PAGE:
In 1970, Exxon's M.S. Whittingham used titanium sulfide as the positive electrode material and lithium metal as the negative electrode material to make the first lithium battery. The positive electrode material of the lithium battery is manganese dioxide or thionyl chloride, and the negative electrode is lithium. After the battery is assembled, the battery has voltage and does not need to be charged. Lithium-ion batteries (Li-ion Batteries) are the development of lithium batteries. For example, the button battery used in the previous camera was a lithium battery. The battery can also be charged, but the cycle performance is not good, and lithium crystals are easily formed during the charge and discharge cycle, causing internal short circuit of the battery, so in general, the battery is forbidden to be charged. 
In 1982, R.R. Agarwal and J.R. Selman of the Illinois Institute of Technology discovered that lithium ions have the property of being embedded in graphite, which is fast and reversible. At the same time, the lithium battery made of lithium metal has attracted much attention, so people tried to make a rechargeable battery by utilizing the characteristics of lithium ion embedded graphite. The first available lithium ion graphite electrode was successfully produced by Bell Labs.
In 1983, M. Thackeray, J. Goodenough et al. found that manganese spinel is an excellent cathode material with low cost, stability and excellent conductivity and lithium guiding properties. The decomposition temperature is high, and the oxidation is much lower than that of lithium cobaltate. Even if short circuit or overcharge occurs, the danger of burning and explosion can be avoided.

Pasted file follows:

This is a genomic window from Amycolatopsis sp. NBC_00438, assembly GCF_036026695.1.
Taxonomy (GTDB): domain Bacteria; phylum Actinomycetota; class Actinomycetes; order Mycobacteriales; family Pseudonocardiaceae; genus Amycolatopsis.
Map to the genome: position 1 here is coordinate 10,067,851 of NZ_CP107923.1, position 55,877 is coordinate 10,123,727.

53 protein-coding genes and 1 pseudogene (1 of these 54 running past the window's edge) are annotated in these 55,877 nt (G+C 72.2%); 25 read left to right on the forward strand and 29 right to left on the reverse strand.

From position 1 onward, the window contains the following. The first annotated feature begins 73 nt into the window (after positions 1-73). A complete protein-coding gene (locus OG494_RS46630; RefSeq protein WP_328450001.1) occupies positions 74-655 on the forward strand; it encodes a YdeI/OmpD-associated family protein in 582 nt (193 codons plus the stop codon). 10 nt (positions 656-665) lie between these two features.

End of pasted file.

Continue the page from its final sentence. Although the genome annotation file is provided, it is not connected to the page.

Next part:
In 1989, A. Manthiram and J. Goodenough discovered that a positive electrode with a polymeric anion would produce a higher voltage.
In 1992, Sony Corporation of Japan invented a lithium battery using a carbon material as a negative electrode and a lithium-containing compound as a positive electrode. In the process of charging and discharging, no metal lithium exists, only lithium ions, which is a lithium ion battery. Subsequently, lithium-ion batteries revolutionized the face of consumer electronics. Such a battery using lithium cobaltate as a positive electrode material is still the main power source for portable electronic devices.
In 1996, Padhi and Goodenough discovered that phosphates with olivine structure, such as lithium iron phosphate (LiFePO4), are safer than traditional cathode materials, especially high temperature resistance, and overcharge resistance is far superior to traditional lithium ion battery materials.
Throughout the history of battery development, we can see three characteristics of the current development of the world battery industry. First, the rapid development of green batteries, including lithium-ion batteries, hydrogen-nickel batteries, etc.; the second is the conversion of primary batteries to batteries, which is consistent with sustainable Development strategy; Third, the battery is further developing in a small, light and thin direction. Among commercial rechargeable batteries, lithium ion batteries have the highest specific energy, especially polymer lithium ion batteries, which can achieve thinning of rechargeable batteries. It is precisely because lithium-ion batteries have higher volumetric energy and mass than energy, can be charged and pollution-free, and have the three characteristics of the current battery industry development, so there is a rapid growth in developed countries. The development of telecommunications and information markets, especially the large-scale use of mobile phones and notebook computers, has brought market opportunities to lithium-ion batteries. The lithium-ion battery in the lithium-ion battery will gradually replace the liquid electrolyte lithium-ion battery with its unique safety advantages, and become the mainstream of lithium-ion batteries. The polymer lithium-ion battery is known as the “21st century battery” and will open up a new era of storage batteries. The development prospects are very optimistic.
In March 2015, Sharp and Professor Tanaka Hyun of Kyoto University jointly developed a lithium-ion battery with a service life of 70 years. The long-lived lithium-ion battery produced by the trial has a volume of 8 cubic centimeters and a charge and discharge of 25,000 times. And Sharp said that after the long-life lithium-ion battery is actually charged and discharged 10,000 times, its performance is still stable.
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